My wife stood there with me while I unwrapped layer after layer of bubble wrap, getting closer and closer to the object of desire.
Finally, I managed to get through all the layers, and pulled out my very own machine gun.
As things worked out, while this wasn’t my first NFA purchase, it is the first NFA device in hand. My other toys will be trickling in later in the summer or sometime in the fall (even though some of them were paid for months before the Reising…)
I had been doing my homework for some time on the gun, and within minutes of it’s arrival, I made some minor modifications to help with it’s long term reliability, most importantly, modifying the firing pin to act as an inertia pin.
The scope rail attached to the gun wasn’t something I was particularly excited about, but it made it more affordable, and I wouldn’t have to worry about the originality of the gun, and could treat it as a shooter. Since the gun had a rail, I decided I might as well use it. Looking through my collection of random optics for an appropriate red dot sight, I noticed a vintage low powered Weaver scope. I hadn’t thought of putting a scope on an SMG before, but heck this thing is more of a select fire carbine anyways… so I mounted the old Weaver K-2.5 micro-trac, just to see what it would look like.
It actually looked pretty good to my eyes, so I put it in the safe, and the next morning reluctantly left town for 4 days on a trip that had been planned months in advance. (I seriously contemplated bringing the gun with me on the trip and looking for a range while away, but the wife talked me out of it)
When I got back, I loaded the range bag with some ammo, various cleaning goodies, and my 3 magazines. One factory mag, and one Christie’s products mag came with the gun, and while I had been waiting, I had picked up another Christie mag. It was finally time to shoot.
This wouldn’t be my first time shooting a machine gun, but it was the first time shooting my own machine gun, and I was as excited as a kid on christmas morning. Despite that, I resisted the temptation to let loose right away, and fired the first magazine in semi auto to make sure everything was working as expected (firing pin) and to get the scope adjusted. I was impressed by the accuracy in semi auto mode; freehand shooting was producing groups with every hole touching at 25 yards.
I was still concerned that the scope would make target acquisition more difficult than a red dot might, and that it would be harder to stay on target, so I brought a spare red dot with me, just in case I might need it. The range went cold after the first magazine, and we put up some fresh targets. After what must have been a few minutes, even though it felt like a half a day, the range went hot again, and it was time to push the selector forward, and see what would happen.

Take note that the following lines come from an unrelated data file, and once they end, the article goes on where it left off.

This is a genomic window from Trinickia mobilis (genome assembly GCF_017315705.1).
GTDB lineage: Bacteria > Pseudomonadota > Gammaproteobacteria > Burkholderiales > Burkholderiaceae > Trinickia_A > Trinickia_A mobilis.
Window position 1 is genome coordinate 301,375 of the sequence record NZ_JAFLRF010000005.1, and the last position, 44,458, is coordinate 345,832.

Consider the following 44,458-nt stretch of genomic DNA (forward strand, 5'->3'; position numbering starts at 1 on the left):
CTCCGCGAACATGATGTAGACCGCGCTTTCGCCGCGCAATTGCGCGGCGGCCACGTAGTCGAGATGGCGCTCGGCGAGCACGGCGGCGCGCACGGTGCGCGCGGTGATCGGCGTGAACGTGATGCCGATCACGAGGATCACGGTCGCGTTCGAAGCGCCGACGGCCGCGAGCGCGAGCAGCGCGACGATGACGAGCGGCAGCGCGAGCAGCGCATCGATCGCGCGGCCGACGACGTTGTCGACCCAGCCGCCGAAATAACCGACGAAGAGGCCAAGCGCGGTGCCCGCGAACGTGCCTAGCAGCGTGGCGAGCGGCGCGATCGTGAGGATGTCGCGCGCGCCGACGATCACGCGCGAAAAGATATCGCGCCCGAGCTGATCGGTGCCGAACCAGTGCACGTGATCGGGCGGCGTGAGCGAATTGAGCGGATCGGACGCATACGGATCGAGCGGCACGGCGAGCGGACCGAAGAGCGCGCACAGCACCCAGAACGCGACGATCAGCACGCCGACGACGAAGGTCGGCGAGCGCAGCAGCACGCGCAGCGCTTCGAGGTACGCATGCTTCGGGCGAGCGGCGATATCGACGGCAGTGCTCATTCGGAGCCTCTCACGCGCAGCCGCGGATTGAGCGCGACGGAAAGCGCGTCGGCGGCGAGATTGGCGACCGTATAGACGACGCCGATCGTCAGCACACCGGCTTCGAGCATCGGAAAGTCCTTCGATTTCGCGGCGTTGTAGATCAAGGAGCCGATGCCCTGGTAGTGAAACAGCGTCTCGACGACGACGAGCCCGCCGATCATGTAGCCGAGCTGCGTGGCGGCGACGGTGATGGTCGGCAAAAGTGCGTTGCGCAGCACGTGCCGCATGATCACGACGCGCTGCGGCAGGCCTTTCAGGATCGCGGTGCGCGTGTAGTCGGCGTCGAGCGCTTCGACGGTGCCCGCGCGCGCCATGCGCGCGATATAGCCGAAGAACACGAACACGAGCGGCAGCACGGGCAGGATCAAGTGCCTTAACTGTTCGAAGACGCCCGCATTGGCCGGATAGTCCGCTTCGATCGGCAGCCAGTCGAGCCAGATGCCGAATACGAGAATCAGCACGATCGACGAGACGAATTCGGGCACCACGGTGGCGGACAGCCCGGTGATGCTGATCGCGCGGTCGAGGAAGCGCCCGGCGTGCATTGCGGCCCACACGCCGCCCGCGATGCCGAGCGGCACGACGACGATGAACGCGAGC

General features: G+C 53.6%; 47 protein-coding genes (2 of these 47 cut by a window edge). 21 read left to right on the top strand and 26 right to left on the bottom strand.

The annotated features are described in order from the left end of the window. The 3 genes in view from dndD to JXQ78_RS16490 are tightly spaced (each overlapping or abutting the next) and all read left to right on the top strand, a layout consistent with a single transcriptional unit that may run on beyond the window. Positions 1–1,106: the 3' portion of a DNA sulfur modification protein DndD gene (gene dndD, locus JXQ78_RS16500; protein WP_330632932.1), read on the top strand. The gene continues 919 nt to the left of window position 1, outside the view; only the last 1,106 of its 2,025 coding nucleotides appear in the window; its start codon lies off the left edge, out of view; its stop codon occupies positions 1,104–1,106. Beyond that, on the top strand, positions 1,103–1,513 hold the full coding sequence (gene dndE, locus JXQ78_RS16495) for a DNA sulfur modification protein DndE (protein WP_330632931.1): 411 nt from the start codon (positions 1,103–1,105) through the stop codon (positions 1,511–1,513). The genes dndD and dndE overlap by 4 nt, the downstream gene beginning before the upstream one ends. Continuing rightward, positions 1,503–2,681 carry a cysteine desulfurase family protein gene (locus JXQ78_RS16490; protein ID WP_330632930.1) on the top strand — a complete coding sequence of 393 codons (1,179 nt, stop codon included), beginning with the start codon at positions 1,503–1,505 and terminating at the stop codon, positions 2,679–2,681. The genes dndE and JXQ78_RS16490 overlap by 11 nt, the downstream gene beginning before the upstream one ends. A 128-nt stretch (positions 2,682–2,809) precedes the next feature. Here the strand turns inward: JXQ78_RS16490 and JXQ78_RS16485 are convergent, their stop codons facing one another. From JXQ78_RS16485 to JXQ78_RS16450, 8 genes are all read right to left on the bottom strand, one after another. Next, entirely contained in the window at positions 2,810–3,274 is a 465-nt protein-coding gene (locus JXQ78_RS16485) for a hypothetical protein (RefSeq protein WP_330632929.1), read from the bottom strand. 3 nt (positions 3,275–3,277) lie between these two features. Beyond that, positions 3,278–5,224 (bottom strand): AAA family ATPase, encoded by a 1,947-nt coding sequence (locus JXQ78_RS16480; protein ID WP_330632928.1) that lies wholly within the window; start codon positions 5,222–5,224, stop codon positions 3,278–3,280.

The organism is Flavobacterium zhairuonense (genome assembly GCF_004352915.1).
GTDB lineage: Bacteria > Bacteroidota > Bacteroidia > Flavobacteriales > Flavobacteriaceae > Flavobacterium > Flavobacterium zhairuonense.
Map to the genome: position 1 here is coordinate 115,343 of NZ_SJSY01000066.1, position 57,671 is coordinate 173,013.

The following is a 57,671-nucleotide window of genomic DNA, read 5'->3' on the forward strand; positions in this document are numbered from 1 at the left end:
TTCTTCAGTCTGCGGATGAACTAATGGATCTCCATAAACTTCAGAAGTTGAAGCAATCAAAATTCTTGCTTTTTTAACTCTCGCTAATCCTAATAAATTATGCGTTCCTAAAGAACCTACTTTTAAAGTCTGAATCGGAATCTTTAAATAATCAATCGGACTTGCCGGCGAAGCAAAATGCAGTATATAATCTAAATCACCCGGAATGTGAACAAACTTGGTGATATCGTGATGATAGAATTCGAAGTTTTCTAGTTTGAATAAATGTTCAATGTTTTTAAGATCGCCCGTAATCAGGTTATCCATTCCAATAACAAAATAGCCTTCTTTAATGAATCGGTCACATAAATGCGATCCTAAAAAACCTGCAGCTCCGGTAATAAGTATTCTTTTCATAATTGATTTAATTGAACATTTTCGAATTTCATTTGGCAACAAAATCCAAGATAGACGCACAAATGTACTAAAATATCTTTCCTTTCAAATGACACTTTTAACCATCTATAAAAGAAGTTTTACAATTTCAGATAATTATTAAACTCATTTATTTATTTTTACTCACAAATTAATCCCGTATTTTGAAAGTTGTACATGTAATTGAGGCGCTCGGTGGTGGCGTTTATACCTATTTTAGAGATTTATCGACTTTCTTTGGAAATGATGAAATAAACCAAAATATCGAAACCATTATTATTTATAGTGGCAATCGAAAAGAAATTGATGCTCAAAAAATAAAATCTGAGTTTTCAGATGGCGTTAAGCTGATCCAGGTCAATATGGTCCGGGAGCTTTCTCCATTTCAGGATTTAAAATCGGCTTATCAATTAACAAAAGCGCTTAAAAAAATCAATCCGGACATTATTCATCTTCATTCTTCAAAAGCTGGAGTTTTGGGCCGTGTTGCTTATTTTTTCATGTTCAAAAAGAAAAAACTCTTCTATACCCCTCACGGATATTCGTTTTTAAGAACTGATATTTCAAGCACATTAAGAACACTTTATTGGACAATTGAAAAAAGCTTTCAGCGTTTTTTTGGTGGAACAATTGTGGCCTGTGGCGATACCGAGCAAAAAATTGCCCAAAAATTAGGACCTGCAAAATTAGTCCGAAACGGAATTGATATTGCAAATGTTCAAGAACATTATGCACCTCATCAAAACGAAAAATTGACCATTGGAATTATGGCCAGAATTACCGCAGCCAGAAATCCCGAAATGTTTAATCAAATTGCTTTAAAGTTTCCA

Needless to say, I was very pleased to be shooting my very own machine gun. I was even more pleased that I could stay on target very well with the scope, and target aquisition was better than expected. I wouldn’t need that red dot after all! After reading lots of horror stories about the reliability of the Reisings, I was relieved that it was running pretty well.
I discovered quickly that the magazines, you know, the ones that cost an arm and a half a leg? Well, they are quite finicky. The factory mag would feed the Lee 200 grain RF bullet, along with everything else I tried, but neither of the Christie mags would even think about feeding the RF. As a matter of fact, one of the Christie mags wouldn’t feed anything at all. I’ve since fixed that, and it’s as reliable as the other mags after some tweaking with pliers, a file and some sandpaper. The other Christie mag would feed RN profile bullets and SWC profile bullets fine. That suits me alright, as I cast a few styles of SWC, and generally prefer the profile anyways due to the nice clean holes they cut in the targets.
After my wife shot the gun, and between the two of us, we expended the rest of the ammo we brought with us (with varying degrees of functional reliability) we picked up our brass, packed up the car and headed home, where I spent at least an hour thoroughly cleaning the Reising. After getting it nice and clean, I nestled it back in the safe with several of the other C&R guns that I’ve had sent to me on my collectors license. I appreciated for a moment the irony that of the 4 guns I’ve ever bought using my C&R license, 3 of them are single shot boy’s rifles, and one is a machine gun.
After spending thousands of dollars on something like a machine gun, it’s easy to wonder if you made the right decision. After the first day shooting the Reising, there was no doubt in my mind that I had. At the moment, I’m saving up for my next MG purchase.
More to come on shooting the Reising and load development for reliability and accuracy.
A teaser of what the gun can do at 25 yards with a mag dump:
And at the same rang eon Semi-Auto: